What is Summary Administration?

There are two types of actual probate administration in Florida: Summary and Formal Administration. Each type has its own unique set of rules and moving parts. Sometimes, in the throes of the decision making process, it's better to unpack your options and truly understand the path you choose. Here's a more detailed look at Summary Administration.

What is Summary Administration?

Summary Administration is an abbreviated form of probate. Sometimes mistakenly referred to as "Summary of Administration", it is often used for a direct distribution of readily identifiable assets and is the alternative to Formal (Traditional) Administration.

No personal representative (PR) is appointed in a Summary Administration. As we've said many times before, not every estate is eligible for Summary Administration and in many cases, even if the estate is eligible, it may not be the best choice.

Eligibility for Summary Administration

Florida Statute 735.201Summary administration; nature of proceedings.Summary administration may be had in the administration of either a resident or nonresident decedent’s estate, when it appears:

(1) In a testate estate, that the decedent’s will does not direct administration as required by chapter 733.
(2) That the value of the entire estate subject to administration in this state, less the value of property exempt from the claims of creditors, does not exceed $75,000 or that the decedent has been dead for more than 2 years.
Plain English: To put it simply, if the non-exempt assets (assets that are not protected from creditors such as bank accounts) total $75,000 or less or more than 2 years have passed since the decedent's date of death,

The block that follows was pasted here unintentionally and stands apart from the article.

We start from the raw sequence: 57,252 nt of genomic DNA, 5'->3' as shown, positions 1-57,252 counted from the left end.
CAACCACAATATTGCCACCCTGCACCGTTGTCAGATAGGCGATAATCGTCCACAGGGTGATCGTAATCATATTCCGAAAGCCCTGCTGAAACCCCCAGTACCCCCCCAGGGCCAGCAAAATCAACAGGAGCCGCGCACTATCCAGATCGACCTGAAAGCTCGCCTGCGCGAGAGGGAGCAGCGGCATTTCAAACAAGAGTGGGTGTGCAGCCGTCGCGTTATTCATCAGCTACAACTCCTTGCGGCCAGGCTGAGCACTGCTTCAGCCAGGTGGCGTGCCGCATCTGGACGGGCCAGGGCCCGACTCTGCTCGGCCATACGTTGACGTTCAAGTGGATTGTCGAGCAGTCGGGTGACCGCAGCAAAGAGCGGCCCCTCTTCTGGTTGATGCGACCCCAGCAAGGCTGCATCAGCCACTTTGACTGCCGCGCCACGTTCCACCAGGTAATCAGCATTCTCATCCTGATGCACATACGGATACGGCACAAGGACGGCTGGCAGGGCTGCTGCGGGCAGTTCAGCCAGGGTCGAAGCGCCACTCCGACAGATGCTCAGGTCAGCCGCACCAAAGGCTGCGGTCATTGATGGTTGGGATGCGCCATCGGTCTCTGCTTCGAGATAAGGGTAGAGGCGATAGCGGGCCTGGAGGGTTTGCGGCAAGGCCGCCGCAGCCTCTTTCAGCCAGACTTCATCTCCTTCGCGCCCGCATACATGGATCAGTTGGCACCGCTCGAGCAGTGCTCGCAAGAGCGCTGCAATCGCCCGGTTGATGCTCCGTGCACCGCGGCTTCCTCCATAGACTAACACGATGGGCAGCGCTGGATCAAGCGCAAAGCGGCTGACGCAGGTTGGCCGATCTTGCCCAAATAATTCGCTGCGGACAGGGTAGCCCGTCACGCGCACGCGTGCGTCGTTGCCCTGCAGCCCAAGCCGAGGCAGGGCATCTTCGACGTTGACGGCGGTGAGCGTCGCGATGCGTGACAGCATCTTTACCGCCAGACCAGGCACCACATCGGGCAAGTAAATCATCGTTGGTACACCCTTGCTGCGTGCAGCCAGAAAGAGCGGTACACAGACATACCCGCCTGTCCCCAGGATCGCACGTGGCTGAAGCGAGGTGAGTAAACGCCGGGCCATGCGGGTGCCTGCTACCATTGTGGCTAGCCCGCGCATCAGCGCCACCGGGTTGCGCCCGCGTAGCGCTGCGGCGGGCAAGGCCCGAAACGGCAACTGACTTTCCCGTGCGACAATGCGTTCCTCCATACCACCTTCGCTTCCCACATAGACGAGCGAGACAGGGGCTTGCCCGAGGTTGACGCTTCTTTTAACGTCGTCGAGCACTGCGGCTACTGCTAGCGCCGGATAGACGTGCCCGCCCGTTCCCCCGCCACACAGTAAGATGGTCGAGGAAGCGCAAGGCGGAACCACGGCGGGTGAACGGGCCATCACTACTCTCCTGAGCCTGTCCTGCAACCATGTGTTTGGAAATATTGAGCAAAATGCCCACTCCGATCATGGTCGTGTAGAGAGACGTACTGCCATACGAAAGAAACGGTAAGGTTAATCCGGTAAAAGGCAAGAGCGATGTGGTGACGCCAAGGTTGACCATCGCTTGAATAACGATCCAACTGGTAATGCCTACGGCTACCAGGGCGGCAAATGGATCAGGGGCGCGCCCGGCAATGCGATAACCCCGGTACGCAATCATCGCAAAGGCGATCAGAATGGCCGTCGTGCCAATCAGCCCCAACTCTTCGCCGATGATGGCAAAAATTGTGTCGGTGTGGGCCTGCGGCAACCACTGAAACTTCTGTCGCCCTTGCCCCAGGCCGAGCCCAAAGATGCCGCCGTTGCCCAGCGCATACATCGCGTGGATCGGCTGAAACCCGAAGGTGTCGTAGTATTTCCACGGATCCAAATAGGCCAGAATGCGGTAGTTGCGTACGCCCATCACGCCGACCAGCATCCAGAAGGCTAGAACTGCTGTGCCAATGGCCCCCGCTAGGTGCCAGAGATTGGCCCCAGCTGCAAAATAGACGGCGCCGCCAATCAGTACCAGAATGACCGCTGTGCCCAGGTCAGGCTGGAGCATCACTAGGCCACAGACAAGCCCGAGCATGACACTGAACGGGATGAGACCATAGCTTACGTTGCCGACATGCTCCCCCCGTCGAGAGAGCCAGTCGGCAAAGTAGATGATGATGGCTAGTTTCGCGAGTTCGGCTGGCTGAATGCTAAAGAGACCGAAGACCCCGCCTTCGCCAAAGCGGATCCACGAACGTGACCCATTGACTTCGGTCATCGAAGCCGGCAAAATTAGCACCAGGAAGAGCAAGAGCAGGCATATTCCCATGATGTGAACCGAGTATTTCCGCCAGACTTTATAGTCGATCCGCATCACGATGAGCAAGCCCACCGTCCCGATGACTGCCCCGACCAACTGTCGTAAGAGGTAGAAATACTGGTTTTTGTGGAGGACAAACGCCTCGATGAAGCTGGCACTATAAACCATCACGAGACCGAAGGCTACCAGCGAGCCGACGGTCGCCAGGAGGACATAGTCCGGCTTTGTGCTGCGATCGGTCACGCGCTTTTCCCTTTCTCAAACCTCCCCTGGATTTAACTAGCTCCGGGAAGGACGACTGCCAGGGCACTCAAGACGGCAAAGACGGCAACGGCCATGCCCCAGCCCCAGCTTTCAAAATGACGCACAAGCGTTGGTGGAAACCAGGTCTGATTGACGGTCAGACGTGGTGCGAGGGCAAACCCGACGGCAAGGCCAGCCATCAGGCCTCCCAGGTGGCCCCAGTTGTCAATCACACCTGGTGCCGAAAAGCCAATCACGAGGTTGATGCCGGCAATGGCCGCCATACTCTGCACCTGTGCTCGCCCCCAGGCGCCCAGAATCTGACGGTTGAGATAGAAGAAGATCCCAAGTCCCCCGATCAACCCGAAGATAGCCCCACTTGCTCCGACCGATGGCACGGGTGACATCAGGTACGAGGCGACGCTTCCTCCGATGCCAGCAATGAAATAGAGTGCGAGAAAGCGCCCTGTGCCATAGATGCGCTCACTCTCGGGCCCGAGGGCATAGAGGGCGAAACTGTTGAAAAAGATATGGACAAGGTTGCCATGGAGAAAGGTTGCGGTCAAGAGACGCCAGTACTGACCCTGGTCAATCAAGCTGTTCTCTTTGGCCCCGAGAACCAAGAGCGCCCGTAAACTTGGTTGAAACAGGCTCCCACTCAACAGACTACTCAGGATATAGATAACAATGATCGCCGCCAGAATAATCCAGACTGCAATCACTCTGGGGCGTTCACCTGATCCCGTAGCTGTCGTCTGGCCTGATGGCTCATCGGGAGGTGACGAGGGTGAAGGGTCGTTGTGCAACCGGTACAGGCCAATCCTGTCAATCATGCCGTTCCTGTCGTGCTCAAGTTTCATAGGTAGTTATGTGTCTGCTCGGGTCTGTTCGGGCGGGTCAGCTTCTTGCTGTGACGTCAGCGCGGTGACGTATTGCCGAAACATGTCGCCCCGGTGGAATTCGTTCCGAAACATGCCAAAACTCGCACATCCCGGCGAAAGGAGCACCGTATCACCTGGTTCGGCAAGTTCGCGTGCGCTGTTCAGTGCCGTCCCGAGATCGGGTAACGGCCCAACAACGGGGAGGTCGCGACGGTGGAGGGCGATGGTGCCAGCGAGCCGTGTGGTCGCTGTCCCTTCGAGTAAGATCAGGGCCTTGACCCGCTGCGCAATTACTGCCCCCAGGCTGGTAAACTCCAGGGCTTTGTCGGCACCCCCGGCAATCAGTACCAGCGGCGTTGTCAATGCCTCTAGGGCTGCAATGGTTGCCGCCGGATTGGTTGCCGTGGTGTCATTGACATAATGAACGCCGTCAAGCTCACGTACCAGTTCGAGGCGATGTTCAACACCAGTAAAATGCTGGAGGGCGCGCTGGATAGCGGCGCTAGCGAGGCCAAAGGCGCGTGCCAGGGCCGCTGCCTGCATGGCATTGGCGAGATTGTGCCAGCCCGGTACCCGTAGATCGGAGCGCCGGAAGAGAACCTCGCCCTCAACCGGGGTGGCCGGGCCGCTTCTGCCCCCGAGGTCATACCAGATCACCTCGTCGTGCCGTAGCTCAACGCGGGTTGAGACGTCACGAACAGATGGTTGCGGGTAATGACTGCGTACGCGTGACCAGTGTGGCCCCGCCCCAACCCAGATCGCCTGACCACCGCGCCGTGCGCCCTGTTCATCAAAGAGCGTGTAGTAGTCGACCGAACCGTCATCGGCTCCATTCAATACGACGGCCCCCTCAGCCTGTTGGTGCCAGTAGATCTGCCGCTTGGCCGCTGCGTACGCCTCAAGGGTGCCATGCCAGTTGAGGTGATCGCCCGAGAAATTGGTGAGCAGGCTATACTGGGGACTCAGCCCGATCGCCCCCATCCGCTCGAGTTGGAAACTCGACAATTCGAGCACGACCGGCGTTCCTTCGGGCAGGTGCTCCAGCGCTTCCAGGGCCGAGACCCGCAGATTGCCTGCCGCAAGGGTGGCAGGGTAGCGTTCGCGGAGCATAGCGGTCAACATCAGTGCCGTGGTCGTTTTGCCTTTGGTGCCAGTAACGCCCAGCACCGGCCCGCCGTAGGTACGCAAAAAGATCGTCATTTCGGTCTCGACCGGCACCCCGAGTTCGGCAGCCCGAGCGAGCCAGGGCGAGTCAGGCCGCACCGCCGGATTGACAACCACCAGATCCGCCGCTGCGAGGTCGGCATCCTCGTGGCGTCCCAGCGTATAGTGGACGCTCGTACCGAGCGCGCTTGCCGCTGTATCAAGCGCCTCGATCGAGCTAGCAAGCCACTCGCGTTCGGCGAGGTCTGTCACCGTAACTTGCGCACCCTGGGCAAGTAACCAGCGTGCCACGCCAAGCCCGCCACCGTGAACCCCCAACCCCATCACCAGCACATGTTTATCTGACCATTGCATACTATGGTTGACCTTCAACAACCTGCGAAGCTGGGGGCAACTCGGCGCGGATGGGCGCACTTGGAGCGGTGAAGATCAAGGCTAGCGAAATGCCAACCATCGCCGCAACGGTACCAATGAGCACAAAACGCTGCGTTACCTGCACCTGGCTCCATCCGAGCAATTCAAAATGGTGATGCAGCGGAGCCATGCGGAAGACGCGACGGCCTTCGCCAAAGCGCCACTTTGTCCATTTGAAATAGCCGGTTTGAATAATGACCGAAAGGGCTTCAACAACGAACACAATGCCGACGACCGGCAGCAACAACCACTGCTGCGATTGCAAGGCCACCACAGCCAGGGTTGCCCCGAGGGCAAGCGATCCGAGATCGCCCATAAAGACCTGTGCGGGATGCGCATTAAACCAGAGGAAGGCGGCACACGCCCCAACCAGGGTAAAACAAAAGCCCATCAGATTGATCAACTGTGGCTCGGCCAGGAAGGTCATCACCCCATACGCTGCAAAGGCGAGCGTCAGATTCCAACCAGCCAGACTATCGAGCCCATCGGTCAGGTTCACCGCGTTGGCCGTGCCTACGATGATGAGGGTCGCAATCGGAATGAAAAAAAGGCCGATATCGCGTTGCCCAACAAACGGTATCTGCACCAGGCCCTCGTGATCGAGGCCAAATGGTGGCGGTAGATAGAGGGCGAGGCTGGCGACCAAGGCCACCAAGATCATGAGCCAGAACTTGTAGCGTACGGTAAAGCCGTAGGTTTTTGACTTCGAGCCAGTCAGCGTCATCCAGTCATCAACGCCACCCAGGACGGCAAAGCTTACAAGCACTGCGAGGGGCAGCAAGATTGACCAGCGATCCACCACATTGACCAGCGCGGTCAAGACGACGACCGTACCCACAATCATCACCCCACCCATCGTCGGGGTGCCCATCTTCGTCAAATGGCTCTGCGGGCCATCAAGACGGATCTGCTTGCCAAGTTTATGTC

When to Use Summary Administration

Summary Administration is a fine choice when there are very few creditors or the assets are exempt from claims of creditors (eg. homestead property, vehicles)

If more than 2 years have passed since date of death, there are few reasons not to use summary administration unless the appointment of a personal representative is necessary.


Pam died last month without a Will (intestate) leaving only a house and a car. Her bank account was distributed directly to a beneficiary listed on the account. Pam had approximately $5,000 in credit card debt and one judgment against her from an old unpaid debt.  She had no medical bills and was not a Medicaid recipient. Summary Administration is a fine choice for Pam's estate. Any claims are filed against the estate for her known debt are unenforceable.

Considerations for Summary Administration

If the petitioner chooses to use Summary Administration, there are a few things to consider:

  1. Assets must be identified with specificity. For example, if Pam had a bank account, the petitioner for her estate should know the bank account number and the approximate balance.
  2. A Notice to Creditors (NTC) should still be published. Some practitioners suggest that in a Summary Administration, there is no need to publish an NTC. This is often a mistake. Failure to publish this notice leaves the estate and any beneficiaries who actually receive the assets, exposed to future claims of creditors. The NTC closes the window on unknown or unascertainable claims.
  3. If new assets are discovered, Summary Administration must be reopened. This is not usually an issue, but occasionally clients may discover new assets subject to probate. If a petitioner does discover new assets after the case is closed, a new petition to reopen the estate may be required (which would require additional fees/costs). When considering Summary Administration, the petitioner should be confident that all assets are identified.
  4. No Personal Representative will be appointed. Yes, this is redundant but it warrants repeating. If there is a mortgage on the house and the bank refuses to speak with you because you're not the PR, you're out of luck and will need to convert to a Formal Administration.

How Can You Be Sure Summary Administration is Appropriate?

Talk to an attorney. Don't rely on your intuition here. It's worth the effort to have an experienced probate attorney make this determination for you. Setbacks in probate court can take several days, weeks or even months to resolve and in most cases, neither you nor the other heirs can afford unnecessary delay.